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£1.14 billion East Midlands devo deal plans to be discussed by councils

Published: 24 October 2022

Detailed proposals about a devolution deal, and what it would mean for our area, are due to be discussed at key council meetings in around 2 weeks’ time.


We, Nottinghamshire County Council, Derby City Council and Nottingham City Council are all due to decide whether to formally agree that a public consultation about the devolution deal proposal should go ahead.

Nottingham City Council is the first to discuss the deal at its Full Council meeting on Monday 31 October 2022, followed by Derbyshire County Council and Derby City Council on 2 November 2022 and Nottinghamshire County Council on 4 November 2022.

The leaders of each of the 4 councils signed up to work on a devolution deal on 30 August 2022 at Rolls-Royce in Derby, after the government offered the region a package of new powers and funding worth £1.14 billion. Since August, the councils have been working on agreeing a more detailed proposal, which includes more information about how devolution would work in our area.

These proposals will be discussed for formal agreement at key council meetings and if approved, a full consultation would follow – giving residents, businesses and other organisations the chance to have their say on the plans for a devolution deal, which would see a new regional mayor and new type of combined authority created for the area from 2024.

The deal would provide the region with a guaranteed income stream of £38 million per year over a 30-year period, and would cover around 2.2 million people, making it one of the biggest in the country.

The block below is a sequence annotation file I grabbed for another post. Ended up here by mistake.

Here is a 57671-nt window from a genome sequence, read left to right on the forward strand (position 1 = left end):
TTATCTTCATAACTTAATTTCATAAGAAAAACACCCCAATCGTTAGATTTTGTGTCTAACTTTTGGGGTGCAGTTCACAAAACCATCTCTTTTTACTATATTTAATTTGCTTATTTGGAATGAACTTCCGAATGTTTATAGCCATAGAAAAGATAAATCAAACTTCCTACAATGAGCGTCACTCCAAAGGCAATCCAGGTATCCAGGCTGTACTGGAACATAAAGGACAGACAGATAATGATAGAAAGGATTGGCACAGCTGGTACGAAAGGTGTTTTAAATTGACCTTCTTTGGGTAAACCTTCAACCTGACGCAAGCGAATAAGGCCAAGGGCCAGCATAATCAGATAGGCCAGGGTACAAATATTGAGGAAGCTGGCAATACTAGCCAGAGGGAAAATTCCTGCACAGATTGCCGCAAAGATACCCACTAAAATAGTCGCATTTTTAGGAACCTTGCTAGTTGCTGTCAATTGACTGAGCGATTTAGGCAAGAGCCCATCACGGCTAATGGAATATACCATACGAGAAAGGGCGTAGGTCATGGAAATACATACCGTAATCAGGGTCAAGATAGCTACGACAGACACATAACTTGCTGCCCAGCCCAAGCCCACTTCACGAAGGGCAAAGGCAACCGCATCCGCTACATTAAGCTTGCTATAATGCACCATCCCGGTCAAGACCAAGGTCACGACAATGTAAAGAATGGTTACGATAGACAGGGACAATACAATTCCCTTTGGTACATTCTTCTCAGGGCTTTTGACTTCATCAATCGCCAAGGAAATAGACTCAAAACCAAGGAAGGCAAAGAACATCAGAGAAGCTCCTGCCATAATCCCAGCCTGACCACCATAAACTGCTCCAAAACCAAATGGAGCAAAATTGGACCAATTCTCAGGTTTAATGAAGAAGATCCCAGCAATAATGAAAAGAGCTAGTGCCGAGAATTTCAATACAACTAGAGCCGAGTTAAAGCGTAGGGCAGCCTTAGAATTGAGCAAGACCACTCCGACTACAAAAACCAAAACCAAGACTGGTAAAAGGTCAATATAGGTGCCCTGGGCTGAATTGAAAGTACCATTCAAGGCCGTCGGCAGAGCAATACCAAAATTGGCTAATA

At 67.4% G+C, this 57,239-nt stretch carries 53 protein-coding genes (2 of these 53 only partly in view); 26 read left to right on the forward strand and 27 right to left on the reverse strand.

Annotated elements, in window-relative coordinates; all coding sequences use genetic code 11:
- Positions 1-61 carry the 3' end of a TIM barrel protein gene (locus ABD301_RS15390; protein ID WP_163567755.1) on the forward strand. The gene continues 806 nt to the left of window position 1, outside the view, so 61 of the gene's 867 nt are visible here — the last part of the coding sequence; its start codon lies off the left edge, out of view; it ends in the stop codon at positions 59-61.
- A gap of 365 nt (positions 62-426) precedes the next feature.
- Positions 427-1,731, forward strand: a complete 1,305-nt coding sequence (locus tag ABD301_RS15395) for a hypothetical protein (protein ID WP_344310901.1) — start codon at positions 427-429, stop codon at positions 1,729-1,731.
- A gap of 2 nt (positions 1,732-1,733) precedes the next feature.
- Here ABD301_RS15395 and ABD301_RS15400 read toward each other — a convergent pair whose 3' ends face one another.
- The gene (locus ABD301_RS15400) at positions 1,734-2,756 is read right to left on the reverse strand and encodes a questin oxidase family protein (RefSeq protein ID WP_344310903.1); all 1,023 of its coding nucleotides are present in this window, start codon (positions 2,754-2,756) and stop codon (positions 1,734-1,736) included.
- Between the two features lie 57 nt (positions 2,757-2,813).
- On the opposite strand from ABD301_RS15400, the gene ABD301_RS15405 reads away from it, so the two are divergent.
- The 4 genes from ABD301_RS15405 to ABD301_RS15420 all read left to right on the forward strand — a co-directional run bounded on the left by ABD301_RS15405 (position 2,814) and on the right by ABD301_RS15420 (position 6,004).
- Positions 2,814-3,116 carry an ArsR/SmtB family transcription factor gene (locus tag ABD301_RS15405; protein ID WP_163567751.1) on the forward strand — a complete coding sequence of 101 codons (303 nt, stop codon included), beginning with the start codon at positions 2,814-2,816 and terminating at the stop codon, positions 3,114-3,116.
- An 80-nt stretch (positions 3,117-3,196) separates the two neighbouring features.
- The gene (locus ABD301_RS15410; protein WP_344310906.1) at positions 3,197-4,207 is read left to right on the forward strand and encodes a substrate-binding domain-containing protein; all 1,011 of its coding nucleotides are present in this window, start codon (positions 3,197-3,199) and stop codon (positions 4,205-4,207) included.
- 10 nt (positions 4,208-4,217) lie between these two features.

The 4 leaders, Barry Lewis, Leader of Derbyshire County Council, Ben Bradley MP, Leader of Nottinghamshire County Council, Chris Poulter, Leader of Derby City Council, and David Mellen, Leader of Nottingham City Council, said in a joint statement:

“Formal agreement by each council to go ahead with a consultation is the next step towards securing a devolution deal. It is about us getting a better deal for our area and getting a fairer share for both counties and cities. It would mean more funding for our region, and the opportunity to have more meaningful decisions made here, near the people they affect, rather than in London, so they can be better tailored to local needs.

“We don’t want to miss out on the advantages that devolution would bring, which other parts of the country have already benefited from. We’ve seen how devolution has given other areas more influence, a bigger presence, and helped them make the most of their strengths.

“We want to make the most of every opportunity, and of every penny, that this deal would bring in. It could make a real difference to people’s lives. More and better jobs, more investment, economic growth, better transport, housing, skills training, an improved greener and more sustainable environment. These are the things we all want to see, as we work together for a better future for the East Midlands.

“We often haven’t had the same level of funding or influence as other areas, and this is a big chance to turn that around and help us live up to our potential as a region.”